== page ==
Brexit’s nuclear option

3 Feb 2017


Yesterday’s government White Paper on Brexit confirmed that the UK will leave the European nuclear research and cooperation framework Euratom. Having concluded that Euratom is “uniquely legally joined” with the EU, the government argues that Brexit will require the UK to leave Euratom when it leaves the EU. While Euratom has its own treaty status, it is the central role of EU institutions – specifically the European Commission and European Court of Justice - in Euratom which appear to have determined the government’s position. The timing is unfortunate for a UK nuclear industry which has been progressing – albeit slowly - towards new build projects at Hinkley Point C, Wylfa and Moorside, but will now be caught in a wave of new uncertainty.

Why is this? Leaving Euratom will remove the UK from the regulatory framework which currently governs international cooperation in both its civil, and parts of its military, nuclear programmes. It will make the movement of nuclear materials, equipment and technicians between the UK and third countries more difficult, as well as throwing the future of research institutions such as the Joint European Torus project at Harwell in Oxfordshire into doubt. The decision will also pose a major challenge for Urenco, the UK’s uranium enrichment company, with the privatisation of the government’s 30% stake now looking less likely than at any time since discussions began in 2013.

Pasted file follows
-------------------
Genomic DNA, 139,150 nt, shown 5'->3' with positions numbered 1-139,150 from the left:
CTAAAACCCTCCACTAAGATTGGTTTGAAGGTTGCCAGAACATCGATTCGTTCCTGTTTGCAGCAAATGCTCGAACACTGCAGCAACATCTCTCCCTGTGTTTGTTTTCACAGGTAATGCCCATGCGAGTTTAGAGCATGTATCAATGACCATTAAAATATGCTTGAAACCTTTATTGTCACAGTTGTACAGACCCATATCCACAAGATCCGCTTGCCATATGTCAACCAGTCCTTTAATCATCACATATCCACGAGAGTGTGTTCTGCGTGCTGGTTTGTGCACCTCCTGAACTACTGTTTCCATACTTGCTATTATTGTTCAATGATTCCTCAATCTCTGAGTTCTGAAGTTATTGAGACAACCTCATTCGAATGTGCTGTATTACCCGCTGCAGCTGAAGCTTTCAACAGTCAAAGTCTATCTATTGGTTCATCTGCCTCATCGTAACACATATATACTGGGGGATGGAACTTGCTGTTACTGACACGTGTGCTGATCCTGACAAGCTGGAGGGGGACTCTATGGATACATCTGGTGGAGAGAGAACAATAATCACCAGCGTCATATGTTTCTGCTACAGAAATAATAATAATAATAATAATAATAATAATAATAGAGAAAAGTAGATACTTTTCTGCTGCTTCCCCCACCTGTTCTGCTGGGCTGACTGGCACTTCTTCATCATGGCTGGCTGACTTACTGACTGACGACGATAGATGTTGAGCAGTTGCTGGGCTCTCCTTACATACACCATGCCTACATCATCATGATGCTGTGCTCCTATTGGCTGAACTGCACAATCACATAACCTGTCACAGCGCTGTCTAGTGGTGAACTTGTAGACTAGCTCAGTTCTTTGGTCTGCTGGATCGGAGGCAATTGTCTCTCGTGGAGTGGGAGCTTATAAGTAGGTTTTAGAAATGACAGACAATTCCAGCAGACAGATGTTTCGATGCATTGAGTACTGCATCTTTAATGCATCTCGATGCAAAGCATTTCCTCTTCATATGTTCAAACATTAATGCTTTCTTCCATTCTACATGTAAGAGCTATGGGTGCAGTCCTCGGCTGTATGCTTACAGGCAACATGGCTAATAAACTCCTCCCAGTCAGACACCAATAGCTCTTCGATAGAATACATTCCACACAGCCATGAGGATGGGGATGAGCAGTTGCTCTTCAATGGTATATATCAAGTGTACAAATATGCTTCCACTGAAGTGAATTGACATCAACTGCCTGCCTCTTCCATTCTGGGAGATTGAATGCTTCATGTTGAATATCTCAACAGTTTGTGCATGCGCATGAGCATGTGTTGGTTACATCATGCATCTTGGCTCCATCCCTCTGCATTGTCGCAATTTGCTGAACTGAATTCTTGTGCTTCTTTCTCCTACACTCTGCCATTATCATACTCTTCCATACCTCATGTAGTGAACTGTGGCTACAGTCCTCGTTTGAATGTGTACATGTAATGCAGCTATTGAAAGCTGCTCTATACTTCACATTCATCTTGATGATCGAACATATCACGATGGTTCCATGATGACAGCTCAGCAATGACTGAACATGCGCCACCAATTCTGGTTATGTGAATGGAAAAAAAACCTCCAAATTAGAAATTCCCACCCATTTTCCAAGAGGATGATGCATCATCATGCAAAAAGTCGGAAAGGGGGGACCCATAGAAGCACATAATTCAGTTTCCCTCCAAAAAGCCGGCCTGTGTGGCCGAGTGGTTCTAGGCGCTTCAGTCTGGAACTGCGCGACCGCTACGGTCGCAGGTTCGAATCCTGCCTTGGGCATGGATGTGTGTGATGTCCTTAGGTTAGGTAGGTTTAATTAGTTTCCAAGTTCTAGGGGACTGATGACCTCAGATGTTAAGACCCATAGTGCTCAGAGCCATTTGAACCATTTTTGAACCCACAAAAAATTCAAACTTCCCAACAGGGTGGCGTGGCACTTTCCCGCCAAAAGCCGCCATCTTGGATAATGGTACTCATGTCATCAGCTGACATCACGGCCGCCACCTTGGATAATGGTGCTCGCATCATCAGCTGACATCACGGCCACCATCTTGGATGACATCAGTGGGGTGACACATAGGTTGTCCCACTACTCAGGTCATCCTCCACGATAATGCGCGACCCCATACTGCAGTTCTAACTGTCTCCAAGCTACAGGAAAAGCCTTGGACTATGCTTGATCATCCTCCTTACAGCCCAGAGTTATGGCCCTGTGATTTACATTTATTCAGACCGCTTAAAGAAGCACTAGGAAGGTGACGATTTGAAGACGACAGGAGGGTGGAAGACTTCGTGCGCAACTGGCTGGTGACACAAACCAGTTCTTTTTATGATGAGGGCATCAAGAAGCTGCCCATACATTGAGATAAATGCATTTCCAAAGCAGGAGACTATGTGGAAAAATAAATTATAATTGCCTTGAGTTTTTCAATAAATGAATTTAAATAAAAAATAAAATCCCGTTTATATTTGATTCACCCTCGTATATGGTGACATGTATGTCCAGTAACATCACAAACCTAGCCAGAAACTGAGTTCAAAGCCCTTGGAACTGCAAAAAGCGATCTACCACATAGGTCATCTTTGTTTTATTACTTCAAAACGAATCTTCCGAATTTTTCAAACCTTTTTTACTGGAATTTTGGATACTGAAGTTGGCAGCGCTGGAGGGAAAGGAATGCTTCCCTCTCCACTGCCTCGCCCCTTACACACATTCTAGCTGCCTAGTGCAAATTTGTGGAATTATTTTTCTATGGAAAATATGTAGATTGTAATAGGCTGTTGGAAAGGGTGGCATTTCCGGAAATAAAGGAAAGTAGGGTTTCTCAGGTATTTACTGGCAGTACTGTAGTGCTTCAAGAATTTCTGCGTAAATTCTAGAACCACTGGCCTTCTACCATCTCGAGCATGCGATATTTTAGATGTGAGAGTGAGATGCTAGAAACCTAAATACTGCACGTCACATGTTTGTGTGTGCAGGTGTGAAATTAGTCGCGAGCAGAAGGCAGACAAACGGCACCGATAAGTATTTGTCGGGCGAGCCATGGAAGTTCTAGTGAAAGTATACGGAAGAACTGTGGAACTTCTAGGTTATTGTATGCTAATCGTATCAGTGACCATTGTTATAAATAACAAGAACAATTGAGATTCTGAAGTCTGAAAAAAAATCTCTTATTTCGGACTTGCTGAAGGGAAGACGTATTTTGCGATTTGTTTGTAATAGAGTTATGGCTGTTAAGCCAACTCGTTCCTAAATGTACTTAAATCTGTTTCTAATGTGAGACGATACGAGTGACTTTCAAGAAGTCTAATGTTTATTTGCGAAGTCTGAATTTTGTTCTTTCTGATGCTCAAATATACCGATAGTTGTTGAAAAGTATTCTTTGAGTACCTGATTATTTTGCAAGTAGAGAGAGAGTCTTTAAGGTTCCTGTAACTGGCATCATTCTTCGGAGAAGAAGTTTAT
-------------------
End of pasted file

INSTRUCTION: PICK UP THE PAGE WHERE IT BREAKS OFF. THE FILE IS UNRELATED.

With Article 50 now on course to be triggered at the EU’s informal council on 9th March, the clock will soon be ticking to avoid a regulatory cliff edge when the UK leaves the EU; probably in March 2019. The UK government and regulator, the Office of Nuclear Responsibility (ONR) now face the daunting task of replacing up to 20 bilateral nuclear agreements which rely on the UK’s membership of Euratom as a core plank of their safety regimes. These include agreements with key suppliers like the US and France, as well as the International Atomic Energy Agency (IAEA) which oversees international civil nuclear programmes. Domestically, the ONR will require a capacity upgrade to take over a number of regulatory operations, such as the inspection of civil nuclear sites. And while the focus has been on the implications for the energy sector, ‘Brexatom’ also raises questions about the UK’s handling and decommissioning of military nuclear materials, both from its own programme and those of other countries.

Members of both houses of the UK parliament – particularly MPs with current and prospective nuclear plants in their constituencies – are mobilising to attempt to reverse the government decision to leave Euratom. They face a difficult task. The UK government has suggested that the decision is a legal necessity - a position echoing the EU’s own lawyers – although this has been contested in the media by some UK energy lawyers. So what comes next? The Brexit White Paper states that the UK’s “precise relationship with Euratom, and the means by which we cooperate on nuclear matters, will be a matter for the negotiations”. Some legal opinion suggests this could be done through the existing Euratom treaty or a new agreement, and enough political will could provide room for manoeuvre. For the nuclear industry, however, an expensive uncertainty looks set to continue for now. This will not be the last area where the incentives for close EU-UK cooperation are clearer than the means.



The views expressed in this note can be attributed to the named author(s) only.

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